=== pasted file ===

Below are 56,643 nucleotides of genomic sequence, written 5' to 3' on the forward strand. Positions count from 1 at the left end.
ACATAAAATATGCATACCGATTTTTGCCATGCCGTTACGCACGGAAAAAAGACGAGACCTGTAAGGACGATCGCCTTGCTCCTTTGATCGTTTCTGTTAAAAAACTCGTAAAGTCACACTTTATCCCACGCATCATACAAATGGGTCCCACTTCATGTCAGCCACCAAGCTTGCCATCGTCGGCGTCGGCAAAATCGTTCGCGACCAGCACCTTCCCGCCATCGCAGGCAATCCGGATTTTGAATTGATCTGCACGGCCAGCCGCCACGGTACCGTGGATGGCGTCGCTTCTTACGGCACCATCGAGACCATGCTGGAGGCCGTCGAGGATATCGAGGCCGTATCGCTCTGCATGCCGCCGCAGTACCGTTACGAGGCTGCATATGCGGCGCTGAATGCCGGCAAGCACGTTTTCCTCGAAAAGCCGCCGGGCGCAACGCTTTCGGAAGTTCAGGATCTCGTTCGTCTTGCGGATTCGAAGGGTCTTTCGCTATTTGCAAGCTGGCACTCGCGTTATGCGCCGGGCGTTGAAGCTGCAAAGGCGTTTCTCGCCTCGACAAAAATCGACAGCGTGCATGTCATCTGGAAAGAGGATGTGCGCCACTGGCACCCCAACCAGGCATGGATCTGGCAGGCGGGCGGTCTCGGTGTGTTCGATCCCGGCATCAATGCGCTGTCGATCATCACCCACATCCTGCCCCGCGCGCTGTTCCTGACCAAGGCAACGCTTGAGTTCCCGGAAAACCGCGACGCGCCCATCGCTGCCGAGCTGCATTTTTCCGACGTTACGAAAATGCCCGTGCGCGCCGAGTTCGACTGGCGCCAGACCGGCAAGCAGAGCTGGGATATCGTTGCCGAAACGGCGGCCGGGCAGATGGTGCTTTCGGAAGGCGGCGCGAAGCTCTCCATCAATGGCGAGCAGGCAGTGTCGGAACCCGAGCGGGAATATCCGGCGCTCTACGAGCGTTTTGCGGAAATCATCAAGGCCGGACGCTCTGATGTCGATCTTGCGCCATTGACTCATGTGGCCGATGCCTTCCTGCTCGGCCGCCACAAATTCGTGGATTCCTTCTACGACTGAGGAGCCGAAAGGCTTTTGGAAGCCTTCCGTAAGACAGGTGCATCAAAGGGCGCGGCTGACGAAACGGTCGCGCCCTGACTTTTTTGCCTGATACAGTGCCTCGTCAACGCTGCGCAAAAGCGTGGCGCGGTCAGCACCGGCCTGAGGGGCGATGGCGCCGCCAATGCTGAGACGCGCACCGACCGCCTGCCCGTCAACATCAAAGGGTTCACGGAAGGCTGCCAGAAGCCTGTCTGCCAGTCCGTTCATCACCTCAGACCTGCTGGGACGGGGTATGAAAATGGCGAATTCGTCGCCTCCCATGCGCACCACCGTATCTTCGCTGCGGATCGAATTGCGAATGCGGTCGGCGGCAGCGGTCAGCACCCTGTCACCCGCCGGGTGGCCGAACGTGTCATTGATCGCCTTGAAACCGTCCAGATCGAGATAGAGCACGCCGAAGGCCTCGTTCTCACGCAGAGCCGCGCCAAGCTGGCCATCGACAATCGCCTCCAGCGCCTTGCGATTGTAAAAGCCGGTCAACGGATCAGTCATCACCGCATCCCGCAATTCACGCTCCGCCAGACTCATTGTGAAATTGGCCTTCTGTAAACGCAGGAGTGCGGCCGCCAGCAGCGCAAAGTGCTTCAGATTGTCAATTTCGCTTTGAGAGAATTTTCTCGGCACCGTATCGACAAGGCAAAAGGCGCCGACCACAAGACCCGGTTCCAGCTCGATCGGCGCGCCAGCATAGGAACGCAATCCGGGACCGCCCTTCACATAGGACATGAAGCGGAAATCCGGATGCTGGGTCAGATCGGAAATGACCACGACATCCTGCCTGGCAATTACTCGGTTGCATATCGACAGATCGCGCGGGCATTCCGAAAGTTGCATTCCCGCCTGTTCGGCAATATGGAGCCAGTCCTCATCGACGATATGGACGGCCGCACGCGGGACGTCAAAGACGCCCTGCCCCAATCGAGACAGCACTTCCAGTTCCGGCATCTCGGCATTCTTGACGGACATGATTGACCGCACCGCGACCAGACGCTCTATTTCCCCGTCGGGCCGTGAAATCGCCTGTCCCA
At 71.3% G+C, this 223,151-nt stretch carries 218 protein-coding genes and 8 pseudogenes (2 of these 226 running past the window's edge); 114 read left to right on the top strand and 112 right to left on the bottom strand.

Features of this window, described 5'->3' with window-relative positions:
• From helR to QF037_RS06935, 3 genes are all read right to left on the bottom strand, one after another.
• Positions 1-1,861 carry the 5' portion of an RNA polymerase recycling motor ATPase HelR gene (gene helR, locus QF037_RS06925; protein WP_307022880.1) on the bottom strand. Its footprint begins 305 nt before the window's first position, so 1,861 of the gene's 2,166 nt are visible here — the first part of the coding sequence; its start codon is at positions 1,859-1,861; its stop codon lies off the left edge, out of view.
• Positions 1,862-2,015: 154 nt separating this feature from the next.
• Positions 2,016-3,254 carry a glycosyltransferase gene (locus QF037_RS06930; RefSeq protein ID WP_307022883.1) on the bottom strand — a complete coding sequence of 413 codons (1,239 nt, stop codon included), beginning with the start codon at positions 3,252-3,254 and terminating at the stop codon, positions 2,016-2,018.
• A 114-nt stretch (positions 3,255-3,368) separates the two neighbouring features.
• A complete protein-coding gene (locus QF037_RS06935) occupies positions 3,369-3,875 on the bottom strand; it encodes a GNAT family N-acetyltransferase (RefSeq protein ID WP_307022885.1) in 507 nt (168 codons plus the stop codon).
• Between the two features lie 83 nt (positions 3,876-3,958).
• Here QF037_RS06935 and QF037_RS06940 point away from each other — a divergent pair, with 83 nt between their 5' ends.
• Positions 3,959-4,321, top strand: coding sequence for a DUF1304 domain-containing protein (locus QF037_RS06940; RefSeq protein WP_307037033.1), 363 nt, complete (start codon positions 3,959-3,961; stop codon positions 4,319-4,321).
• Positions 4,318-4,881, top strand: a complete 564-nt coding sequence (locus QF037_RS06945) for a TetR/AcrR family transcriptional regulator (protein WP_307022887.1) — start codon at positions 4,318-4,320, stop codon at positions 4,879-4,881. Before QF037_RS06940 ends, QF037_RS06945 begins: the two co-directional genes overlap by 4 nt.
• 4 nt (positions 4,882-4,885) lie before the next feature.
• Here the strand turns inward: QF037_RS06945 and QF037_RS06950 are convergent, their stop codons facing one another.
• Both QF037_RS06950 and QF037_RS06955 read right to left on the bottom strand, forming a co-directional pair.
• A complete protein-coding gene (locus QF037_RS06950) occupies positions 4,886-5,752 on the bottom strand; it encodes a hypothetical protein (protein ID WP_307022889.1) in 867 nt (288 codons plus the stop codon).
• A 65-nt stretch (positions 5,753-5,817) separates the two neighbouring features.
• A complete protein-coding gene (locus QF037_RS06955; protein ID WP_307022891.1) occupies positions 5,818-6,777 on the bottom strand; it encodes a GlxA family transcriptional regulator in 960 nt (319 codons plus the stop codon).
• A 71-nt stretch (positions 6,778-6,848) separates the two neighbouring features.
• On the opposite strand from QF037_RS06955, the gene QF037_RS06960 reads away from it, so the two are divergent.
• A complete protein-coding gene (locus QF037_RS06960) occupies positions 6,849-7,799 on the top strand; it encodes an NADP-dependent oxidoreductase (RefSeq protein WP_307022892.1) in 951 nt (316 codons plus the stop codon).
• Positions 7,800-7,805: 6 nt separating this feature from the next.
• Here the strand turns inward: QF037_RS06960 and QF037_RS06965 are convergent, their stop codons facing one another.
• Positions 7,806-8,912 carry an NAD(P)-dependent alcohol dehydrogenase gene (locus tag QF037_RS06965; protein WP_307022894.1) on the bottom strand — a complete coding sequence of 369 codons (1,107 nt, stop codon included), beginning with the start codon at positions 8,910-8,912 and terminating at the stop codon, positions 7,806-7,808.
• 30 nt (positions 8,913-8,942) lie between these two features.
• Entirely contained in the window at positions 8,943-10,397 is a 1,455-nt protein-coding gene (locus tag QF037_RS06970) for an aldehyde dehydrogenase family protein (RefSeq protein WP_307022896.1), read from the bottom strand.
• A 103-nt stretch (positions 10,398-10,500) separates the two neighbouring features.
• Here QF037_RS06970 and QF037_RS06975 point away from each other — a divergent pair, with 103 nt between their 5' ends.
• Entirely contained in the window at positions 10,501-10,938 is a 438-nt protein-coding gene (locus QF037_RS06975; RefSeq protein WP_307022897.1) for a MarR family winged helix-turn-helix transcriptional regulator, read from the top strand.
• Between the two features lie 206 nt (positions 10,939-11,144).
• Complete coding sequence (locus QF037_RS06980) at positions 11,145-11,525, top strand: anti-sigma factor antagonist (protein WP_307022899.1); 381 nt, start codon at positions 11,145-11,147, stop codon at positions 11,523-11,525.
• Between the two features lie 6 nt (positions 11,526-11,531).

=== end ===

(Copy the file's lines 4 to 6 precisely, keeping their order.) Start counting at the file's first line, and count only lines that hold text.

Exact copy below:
Features of this window, described 5'->3' with window-relative positions:
• From helR to QF037_RS06935, 3 genes are all read right to left on the bottom strand, one after another.
• Positions 1-1,861 carry the 5' portion of an RNA polymerase recycling motor ATPase HelR gene (gene helR, locus QF037_RS06925; protein WP_307022880.1) on the bottom strand. Its footprint begins 305 nt before the window's first position, so 1,861 of the gene's 2,166 nt are visible here — the first part of the coding sequence; its start codon is at positions 1,859-1,861; its stop codon lies off the left edge, out of view.